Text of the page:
Lebanon forms government with backing of Hezbollah and allies
Beirut (Reuters) – Lebanon formed a new government on Tuesday under Prime Minister Hassan Diab after the Shi’ite group Hezbollah and its allies agreed on a cabinet that must urgently address an economic crisis.
The heavily indebted state has been without effective government since Saad al-Hariri quit as premier in October, prompted by protests against politicians who have collectively led Lebanon into the worst crisis since the 1975-90 war.
New Finance Minister Ghazi Wazni said Lebanon needed foreign aid to save it from an unprecedented situation that had forced people to “beg for dollars” at the banks and fear for their deposits. He also described forthcoming foreign currency sovereign debt maturities as “a fireball”.
The Iranian-backed Hezbollah and allies including President Michel Aoun nominated Diab as premier last month after efforts failed to strike a deal with Hariri, Lebanon’s main Sunni leader and a traditional ally of the West and Gulf Arab states.
Weeks of wrangling over portfolios among Hezbollah’s allies held up an agreement until Tuesday, when the heavily armed group delivered an ultimatum to its allies to make a deal or suffer the consequences, sources familiar with the talks said.
The cabinet is made up of 20 specialist ministers backed by parties. Wazni, an economist who had served as an adviser to parliament’s finance and budget committee, was nominated with the backing of Parliament Speaker Nabih Berri. Nassif Hitti, a former ambassador to the Arab League, was named foreign minister with the backing of Aoun’s Free Patriotic Movement.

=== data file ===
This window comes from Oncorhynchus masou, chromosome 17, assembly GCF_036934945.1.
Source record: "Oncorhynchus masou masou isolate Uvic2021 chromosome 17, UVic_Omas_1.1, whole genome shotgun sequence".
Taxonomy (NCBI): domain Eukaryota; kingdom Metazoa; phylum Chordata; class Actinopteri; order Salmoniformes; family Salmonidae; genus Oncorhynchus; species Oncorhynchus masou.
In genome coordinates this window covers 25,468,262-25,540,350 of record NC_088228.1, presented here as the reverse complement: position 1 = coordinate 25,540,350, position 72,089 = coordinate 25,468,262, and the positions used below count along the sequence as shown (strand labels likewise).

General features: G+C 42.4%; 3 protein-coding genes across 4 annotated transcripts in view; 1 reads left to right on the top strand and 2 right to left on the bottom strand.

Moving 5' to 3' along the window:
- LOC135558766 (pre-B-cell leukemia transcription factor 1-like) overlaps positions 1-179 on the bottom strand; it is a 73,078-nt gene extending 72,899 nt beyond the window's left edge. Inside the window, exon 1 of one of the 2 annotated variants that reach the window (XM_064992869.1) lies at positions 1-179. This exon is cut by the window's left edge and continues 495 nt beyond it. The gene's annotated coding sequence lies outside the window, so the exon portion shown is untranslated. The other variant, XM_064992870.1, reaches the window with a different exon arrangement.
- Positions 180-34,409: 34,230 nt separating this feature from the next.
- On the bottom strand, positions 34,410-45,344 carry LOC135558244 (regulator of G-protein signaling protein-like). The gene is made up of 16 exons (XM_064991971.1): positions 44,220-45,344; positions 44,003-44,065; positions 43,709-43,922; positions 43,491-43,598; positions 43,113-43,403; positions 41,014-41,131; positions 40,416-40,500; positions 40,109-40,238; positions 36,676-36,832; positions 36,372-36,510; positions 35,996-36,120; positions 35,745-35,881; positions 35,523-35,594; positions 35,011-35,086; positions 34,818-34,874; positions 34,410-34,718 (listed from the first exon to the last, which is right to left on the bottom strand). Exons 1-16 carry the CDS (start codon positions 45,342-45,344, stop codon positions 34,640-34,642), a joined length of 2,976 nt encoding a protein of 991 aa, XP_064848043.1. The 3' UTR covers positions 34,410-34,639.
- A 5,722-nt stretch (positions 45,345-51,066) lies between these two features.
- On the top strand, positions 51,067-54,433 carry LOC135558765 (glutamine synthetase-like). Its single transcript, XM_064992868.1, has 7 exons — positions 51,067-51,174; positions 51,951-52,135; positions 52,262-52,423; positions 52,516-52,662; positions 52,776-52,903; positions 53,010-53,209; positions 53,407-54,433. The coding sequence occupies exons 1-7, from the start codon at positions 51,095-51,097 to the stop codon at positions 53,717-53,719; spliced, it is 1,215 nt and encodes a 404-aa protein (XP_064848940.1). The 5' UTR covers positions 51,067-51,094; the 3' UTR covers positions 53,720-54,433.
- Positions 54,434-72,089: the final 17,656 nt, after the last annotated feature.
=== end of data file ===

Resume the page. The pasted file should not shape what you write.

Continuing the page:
Diab described his government as a technocratic “rescue team” that would work to achieve protesters’ goals. His first trip abroad would be to the Arab region, particularly the Gulf.
But analysts said Hezbollah’s role meant Diab might have trouble winning foreign support.
Protesters took to the streets of Beirut as the government was announced. Police fired water canons at stone-throwing demonstrators near parliament who tried to dismantle newly erected barricades. “This government doesn’t reflect us,” said protester Rabih Al-Zein.
The absence of a government had left Lebanon rudderless as ordinary people suffered in the crisis.
A liquidity crunch has led banks to restrict access to cash and the Lebanese pound to slump. Jobs have been lost and inflation has soared. Over the last week, hundreds have been injured in clashes between the security forces and demonstrators.